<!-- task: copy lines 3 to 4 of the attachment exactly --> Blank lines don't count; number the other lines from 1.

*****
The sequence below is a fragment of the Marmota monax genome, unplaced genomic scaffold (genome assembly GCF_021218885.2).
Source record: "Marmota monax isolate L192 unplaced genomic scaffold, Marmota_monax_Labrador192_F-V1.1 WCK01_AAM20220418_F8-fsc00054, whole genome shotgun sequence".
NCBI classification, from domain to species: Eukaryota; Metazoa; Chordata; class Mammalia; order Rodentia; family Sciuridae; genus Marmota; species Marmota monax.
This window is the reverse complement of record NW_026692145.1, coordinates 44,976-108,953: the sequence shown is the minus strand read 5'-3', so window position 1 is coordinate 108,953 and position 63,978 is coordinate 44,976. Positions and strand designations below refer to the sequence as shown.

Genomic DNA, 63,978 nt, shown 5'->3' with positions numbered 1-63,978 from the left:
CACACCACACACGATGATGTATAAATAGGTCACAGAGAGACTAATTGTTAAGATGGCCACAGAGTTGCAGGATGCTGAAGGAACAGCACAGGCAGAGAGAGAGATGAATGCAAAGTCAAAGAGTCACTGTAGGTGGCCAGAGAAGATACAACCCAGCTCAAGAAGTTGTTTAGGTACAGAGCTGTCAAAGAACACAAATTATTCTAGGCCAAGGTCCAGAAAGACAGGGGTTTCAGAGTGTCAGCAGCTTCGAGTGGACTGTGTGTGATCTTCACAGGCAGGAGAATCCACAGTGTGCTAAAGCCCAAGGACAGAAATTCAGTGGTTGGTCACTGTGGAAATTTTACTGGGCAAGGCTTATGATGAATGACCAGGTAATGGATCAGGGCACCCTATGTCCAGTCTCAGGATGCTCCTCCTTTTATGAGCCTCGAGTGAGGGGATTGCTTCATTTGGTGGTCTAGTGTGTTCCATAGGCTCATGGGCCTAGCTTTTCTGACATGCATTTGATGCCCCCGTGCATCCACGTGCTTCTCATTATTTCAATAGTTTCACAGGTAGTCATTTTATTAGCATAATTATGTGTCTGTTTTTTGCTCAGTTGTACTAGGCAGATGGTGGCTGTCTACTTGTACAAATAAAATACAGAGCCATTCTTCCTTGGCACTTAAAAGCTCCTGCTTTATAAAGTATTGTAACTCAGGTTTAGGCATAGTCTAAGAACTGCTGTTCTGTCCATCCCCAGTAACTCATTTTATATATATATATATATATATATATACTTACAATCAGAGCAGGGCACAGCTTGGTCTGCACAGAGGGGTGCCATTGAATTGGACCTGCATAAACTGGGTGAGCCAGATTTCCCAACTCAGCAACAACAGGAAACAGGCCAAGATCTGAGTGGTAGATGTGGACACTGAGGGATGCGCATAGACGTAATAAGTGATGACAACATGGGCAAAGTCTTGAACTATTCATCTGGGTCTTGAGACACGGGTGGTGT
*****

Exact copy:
NCBI classification, from domain to species: Eukaryota; Metazoa; Chordata; class Mammalia; order Rodentia; family Sciuridae; genus Marmota; species Marmota monax.
This window is the reverse complement of record NW_026692145.1, coordinates 44,976-108,953: the sequence shown is the minus strand read 5'-3', so window position 1 is coordinate 108,953 and position 63,978 is coordinate 44,976. Positions and strand designations below refer to the sequence as shown.